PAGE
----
China & others can cripple US power grid, NSA admits for the first time
Speaking before the House intelligence committee Thursday morning, Adm. Michael Rogers — the top official at both the NSA and United States Cyber Command — said that major systems, like the infrastructure that provides power to houses and facilities across the country, could be taken offline by state-sponsored hackers from abroad.
Certain nations are regularly performing electronic "reconnaissance,” Rogers warned, in an effort to be well placed within utility systems in the event that the networks relied on by chemical facilities, water treatment plants and other critical infrastructure components are ordered to be taken offline by a foreign government.
"All of that leads me to believe it is only a matter of when, not if, we are going to see something dramatic," the NSA chief said.
Leading figures within the American intelligence community and Congress have long warned of potentially catastrophic repercussions if such networks should happen to be penetrated and pulverized by foreign actors with malicious intent, but Rogers’ remarks this week are among the most dire ever from not just individual well placed within the administration, but a person arguably most qualified to testify as much.
"We're watching multiple nation states invest in this capability,” Rogers warned the committee, specifically naming only China as one of the countries considered to now have such power.
Rogers, a cryptology expert with a decades-long career in the US Navy, replaced Gen. Keith Alexander as head of the Cyber Command and NSA in April, less than a year after the latter first became the subject of an international scandal when former intelligence contractor Edward Snowden started supplying journalists with classified information about secret surveillance programs used by the US and its allies.
The NSA chief ‘s comments on Thursday came mostly in response to questioning from another Mike Rogers — the Republican congressman from Michigan who currently chairs the House committee and has long campaigned for new rules concerning both offensive and defensive cyber operations.
"China's economic cyber espionage ... has grown exponentially in terms of volume and damage done to our nation's economic future. The Chinese intelligence services that conduct these attacks have little to fear because we have no practical deterrents to that theft. This problem is not going away until that changes,” Rep. Rogers warned on Thursday’s hearing.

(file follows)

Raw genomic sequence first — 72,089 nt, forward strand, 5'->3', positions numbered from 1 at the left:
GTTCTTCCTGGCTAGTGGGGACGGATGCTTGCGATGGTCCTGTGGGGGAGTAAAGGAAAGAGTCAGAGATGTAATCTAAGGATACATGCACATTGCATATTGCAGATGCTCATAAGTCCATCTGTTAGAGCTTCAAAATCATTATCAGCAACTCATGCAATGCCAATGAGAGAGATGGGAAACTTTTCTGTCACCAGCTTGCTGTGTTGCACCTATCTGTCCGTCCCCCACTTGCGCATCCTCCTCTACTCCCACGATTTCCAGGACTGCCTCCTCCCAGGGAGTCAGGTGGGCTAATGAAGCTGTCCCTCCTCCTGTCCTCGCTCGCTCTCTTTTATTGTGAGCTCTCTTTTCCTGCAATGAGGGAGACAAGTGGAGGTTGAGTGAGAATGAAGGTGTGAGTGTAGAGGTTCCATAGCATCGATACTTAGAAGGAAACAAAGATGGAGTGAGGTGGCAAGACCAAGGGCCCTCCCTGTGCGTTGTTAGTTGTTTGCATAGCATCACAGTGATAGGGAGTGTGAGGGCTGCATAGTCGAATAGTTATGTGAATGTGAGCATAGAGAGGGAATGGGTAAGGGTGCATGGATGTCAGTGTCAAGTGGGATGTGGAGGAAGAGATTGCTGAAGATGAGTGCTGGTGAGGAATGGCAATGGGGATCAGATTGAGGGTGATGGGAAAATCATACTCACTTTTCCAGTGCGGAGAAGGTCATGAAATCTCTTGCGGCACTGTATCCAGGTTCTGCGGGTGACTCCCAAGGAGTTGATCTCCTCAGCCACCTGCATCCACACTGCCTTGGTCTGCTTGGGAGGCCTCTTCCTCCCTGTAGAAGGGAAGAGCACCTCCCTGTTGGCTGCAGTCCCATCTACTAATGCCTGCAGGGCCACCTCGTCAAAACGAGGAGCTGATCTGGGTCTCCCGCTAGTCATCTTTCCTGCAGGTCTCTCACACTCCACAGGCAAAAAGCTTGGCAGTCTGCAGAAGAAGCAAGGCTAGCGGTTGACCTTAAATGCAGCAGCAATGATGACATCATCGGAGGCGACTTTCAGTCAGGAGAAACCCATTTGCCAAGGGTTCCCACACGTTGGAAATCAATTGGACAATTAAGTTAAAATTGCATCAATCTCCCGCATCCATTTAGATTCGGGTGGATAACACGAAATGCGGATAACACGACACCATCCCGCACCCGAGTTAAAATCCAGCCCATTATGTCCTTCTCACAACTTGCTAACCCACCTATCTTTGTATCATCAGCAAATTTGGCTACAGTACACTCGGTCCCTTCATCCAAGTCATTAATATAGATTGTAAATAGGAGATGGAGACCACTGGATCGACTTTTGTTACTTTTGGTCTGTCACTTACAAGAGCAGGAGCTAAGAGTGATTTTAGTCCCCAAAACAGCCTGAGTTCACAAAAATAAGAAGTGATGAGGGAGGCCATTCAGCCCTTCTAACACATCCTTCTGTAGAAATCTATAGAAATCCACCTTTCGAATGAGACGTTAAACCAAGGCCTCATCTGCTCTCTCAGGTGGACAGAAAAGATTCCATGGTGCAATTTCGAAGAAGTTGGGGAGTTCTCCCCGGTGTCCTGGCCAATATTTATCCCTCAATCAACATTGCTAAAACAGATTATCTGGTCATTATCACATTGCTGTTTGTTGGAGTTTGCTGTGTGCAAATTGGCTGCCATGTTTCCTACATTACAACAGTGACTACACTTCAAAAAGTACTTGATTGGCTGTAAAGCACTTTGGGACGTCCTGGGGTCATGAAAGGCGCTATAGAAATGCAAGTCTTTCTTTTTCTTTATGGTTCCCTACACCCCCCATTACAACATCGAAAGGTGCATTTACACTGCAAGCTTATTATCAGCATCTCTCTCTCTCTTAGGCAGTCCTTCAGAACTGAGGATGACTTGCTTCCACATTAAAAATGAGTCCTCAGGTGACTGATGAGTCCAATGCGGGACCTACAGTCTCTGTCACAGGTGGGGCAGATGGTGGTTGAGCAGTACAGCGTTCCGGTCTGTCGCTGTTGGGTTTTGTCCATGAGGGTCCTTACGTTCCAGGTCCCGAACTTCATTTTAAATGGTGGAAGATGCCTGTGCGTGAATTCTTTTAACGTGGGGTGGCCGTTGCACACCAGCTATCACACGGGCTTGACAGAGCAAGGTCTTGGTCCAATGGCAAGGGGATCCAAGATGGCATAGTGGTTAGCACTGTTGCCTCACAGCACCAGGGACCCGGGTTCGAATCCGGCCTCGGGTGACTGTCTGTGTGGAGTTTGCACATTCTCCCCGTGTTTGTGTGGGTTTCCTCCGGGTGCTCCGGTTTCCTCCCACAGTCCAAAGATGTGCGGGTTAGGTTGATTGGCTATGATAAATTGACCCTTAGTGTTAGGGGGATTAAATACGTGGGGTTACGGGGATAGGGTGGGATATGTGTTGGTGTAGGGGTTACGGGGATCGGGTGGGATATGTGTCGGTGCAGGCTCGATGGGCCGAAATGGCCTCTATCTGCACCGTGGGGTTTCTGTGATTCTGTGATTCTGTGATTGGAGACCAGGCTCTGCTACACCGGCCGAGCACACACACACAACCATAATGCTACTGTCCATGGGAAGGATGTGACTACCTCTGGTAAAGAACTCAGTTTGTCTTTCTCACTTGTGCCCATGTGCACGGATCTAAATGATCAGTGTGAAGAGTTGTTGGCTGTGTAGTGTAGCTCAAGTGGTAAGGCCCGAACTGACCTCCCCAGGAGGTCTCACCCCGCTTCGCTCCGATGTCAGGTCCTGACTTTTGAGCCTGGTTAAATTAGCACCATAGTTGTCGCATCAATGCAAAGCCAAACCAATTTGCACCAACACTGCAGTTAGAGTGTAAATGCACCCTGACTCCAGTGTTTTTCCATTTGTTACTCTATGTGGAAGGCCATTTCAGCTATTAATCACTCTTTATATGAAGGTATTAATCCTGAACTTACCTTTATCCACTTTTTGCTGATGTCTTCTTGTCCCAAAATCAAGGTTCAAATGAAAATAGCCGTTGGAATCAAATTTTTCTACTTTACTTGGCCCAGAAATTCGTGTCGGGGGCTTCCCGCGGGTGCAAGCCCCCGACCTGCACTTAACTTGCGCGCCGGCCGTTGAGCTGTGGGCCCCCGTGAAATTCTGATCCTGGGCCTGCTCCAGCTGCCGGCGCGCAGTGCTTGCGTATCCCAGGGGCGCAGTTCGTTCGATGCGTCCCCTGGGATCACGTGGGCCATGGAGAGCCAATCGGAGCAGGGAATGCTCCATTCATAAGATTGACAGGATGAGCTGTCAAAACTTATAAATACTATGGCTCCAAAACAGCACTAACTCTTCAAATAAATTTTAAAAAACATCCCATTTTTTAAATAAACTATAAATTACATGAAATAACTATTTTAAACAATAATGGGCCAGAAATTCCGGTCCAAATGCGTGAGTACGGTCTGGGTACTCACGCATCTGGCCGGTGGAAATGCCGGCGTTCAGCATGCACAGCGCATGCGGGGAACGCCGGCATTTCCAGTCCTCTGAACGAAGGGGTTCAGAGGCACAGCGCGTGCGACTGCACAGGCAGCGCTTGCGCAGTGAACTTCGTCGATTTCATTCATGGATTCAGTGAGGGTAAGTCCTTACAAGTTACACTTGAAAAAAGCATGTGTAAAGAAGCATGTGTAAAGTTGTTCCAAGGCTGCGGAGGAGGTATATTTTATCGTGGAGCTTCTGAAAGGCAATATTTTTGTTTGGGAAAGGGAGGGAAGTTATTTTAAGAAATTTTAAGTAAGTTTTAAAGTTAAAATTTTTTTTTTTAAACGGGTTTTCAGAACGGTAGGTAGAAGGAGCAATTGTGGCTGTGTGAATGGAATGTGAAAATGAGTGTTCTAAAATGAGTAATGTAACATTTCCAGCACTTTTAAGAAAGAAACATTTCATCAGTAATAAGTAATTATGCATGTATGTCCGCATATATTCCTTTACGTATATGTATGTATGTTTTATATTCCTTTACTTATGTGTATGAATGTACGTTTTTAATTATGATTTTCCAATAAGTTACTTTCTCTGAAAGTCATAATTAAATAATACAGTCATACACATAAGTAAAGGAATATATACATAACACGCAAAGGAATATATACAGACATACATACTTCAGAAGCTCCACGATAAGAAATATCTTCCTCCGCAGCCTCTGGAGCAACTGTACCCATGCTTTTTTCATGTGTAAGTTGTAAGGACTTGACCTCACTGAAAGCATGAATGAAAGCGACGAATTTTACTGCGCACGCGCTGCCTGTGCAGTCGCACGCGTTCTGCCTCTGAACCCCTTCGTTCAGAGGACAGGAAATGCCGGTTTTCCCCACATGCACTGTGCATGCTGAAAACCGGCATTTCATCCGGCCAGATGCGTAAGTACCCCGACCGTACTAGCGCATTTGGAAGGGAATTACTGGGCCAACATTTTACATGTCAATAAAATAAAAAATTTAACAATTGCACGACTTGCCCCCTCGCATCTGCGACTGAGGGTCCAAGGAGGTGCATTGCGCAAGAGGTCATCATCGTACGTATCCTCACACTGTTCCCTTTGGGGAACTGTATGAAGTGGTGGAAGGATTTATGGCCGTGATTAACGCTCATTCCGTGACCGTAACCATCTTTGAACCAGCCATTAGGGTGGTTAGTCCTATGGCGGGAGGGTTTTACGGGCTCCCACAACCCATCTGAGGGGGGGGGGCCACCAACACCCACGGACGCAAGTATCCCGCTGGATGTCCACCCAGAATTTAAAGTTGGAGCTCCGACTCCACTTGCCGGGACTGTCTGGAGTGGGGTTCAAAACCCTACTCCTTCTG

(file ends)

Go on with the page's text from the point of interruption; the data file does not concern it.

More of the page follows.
Last month, Rep. Rogers told attendees at an event in Washington, DC that the US government lacks sound policies for protecting its cyber infrastructure, as well as launching offensive attacks, and must take action immediately to ensure foreign hackers don’t launch further attacks on American networks without either party risking significant repercussions
“The very fact that a nation state believes that they could do that without any problem or consequence is another very, very serious issue for us,” he said at the time.
Earlier this week, House Speaker John Boehner (R-Ohio) announced that Rep. Devin Nunes (R-California) would take Rogers’ place atop the intelligence committee when the next congressional session kicks off early next year.
“These are challenging and dangerous times for our country, and this committee is at the forefront of ensuring our intelligence community has the tools and resources it needs to keep America safe,” Rep Rogers said in response to the announcement. “I wish Devin the best of luck as he takes the helm and continues this committee’s important bipartisan oversight work.”
Rep. Rogers has for years advocated in favor of legislation that would protect American computer networks by allowing the private sector to share information about threats and cyberattacks with the US government. Last month, Sen Saxby Chambliss (R-Ga), the vice chair of that chamber’s intelligence committee, said any further delays in passing such a bill could have colossal implications.
"If we wait another year, we are risking the economy of the United States," Chambliss said.
The US has indicted several Chinese nationals in 2014 alone with charges related to alleged cyberattacks and online espionage carried out at the behest of the People’s Liberation Army. Beijing had adamantly denied any such involvement, and has accused US rather of being the more active international cyberspy.